Okay fine. So today is 13 days since Ride launched (12 really as I launched quite late at night) and I’m happy to say that Ride has had almost 500 downloads. The first full day saw the biggest spike at 239 downloads and then it fluctuates as people talk about the app, but I guess averaging about 20 downloads a day after that.

Ride has an in-app “tip jar”, but in my haste to release for fear of Apple rejecting the app it has ended up quite hidden, so although there have been a few donations from very kind people, there haven’t been as many as I had hoped. There are 4 different options people can choose from to donate, ranging from £0.99 to £9.99. According to iTunes Connect, there have been $63 of sales, however iTunes Connect is currently sending me in a redirect loop when I try to break this down into which tier people have paid, so I can’t give you more information than that just yet. I’m hoping when I surface the tip jar a bit better, this number will be a bit healthier. I’m incredibly grateful for everyone who has donated, though!

I guess you’re wondering how that compares to MacID? Well, they’re actually similar in number of downloads per day, however MacID is a paid app, so I would say that MacID is doing better, even with all the macOS Core Bluetooth bugs.


I have spent very little on any sort of marketing for Ride or MacID. I have ran a few ad campaigns on Twitter for MacID right at the start, but found I didn’t need to. As egotistical as it sounds, I didn’t really need to. I made stuff people want to use, and made it better than other people who made similar stuff. That’s really the key to a successful app.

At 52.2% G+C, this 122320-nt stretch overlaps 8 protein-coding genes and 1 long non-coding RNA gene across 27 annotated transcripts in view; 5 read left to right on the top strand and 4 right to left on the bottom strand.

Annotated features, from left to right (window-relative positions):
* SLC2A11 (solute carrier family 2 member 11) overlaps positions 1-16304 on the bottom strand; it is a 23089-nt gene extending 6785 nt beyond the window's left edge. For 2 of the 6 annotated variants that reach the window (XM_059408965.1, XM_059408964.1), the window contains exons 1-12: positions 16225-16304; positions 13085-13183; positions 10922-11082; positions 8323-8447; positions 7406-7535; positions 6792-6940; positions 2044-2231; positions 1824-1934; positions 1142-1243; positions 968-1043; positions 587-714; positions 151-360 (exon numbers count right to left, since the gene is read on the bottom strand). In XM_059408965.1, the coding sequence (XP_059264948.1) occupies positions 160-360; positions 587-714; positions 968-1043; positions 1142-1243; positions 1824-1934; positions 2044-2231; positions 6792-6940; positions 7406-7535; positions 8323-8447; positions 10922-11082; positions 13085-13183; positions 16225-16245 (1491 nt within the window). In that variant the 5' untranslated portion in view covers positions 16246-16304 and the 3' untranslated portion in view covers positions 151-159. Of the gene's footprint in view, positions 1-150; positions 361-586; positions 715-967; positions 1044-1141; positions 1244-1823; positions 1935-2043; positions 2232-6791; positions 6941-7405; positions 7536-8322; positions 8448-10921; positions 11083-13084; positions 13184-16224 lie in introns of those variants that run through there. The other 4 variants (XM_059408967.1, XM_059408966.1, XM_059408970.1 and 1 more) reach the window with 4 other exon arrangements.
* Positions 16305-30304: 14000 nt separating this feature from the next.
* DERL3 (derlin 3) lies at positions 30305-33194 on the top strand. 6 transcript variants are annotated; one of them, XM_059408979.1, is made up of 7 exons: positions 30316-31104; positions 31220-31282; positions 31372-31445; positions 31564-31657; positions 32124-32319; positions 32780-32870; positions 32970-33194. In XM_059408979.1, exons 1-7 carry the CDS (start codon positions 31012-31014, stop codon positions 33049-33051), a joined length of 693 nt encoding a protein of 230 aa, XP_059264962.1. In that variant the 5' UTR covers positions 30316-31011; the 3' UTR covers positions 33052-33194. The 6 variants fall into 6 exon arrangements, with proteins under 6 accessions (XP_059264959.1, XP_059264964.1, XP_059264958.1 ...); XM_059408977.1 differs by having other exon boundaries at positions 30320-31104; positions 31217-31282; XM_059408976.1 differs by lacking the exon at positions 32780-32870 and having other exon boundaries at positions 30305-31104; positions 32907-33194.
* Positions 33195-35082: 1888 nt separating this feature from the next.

Word of mouth is worth significantly more than any ad conversion, although the people who make Clash of Clans might disagree with me there. You can make the comparison yourself between a game like Clash of Clans versus one like Mini Metro or Monument Valley. I’ve never seen an ad for the latter, and yet I would say it’s more popular than the former.

So my advice to anyone who is launching an app: make a big deal about it, tell everyone, get as many people using and talking about it as you can by giving it away if it’s a paid app, and create a community around your app.

Give your app a personality and brand, make a Twitter account for it and use it, engage with your users, give them a voice and make them feel cared about.

Create stickers and get your friends to give them out. Email every single blog and give them promo codes. Make a YouTube video. Put it on Product Hunt.

Shout about your app, you worked hella hard to make it, you deserve to make a big deal about it!

Ride for watchOS and iOS – Now in Beta

Not too long ago I got my grubby hands on a Dual+ Boosted Board. I absolutely love it, so much so that even after having a medium-nasty accident I was back out on it two days later.

That said, there’s on glaring issue with it. The official Boosted Board companion app is lacking a bit in features. So I started thinking about what I would really want from a companion app (and asked some people on Reddit too).

The first thing I thought of that I thought would be fairly achievable quickly was a speedometer. To be able to see my current speed on my Apple Watch would be great, and after a quick investigation I realised that I could use the Workout APIs to keep the app on screen for as long as I want.

To get the speed from the watch, I can just use location tracking and do some averaging and filtering of the locations from the Core Location APIs. While working on it I thought: “hey, I’ve got these locations, why not keep hold of them and display them on a map?”. So then I started working on transferring the ride information to display on a map in the iOS app. This gave the iOS app some purpose, as well, which is great.

I started off with a shitty design on the phone, really just to get to grips with the MapKit framework on iOS. I still haven’t got everything worked out but I’ve got it pretty good now. If there’s a massive gap between locations, I show a dotted line. That was more challenging to implement than I imagined!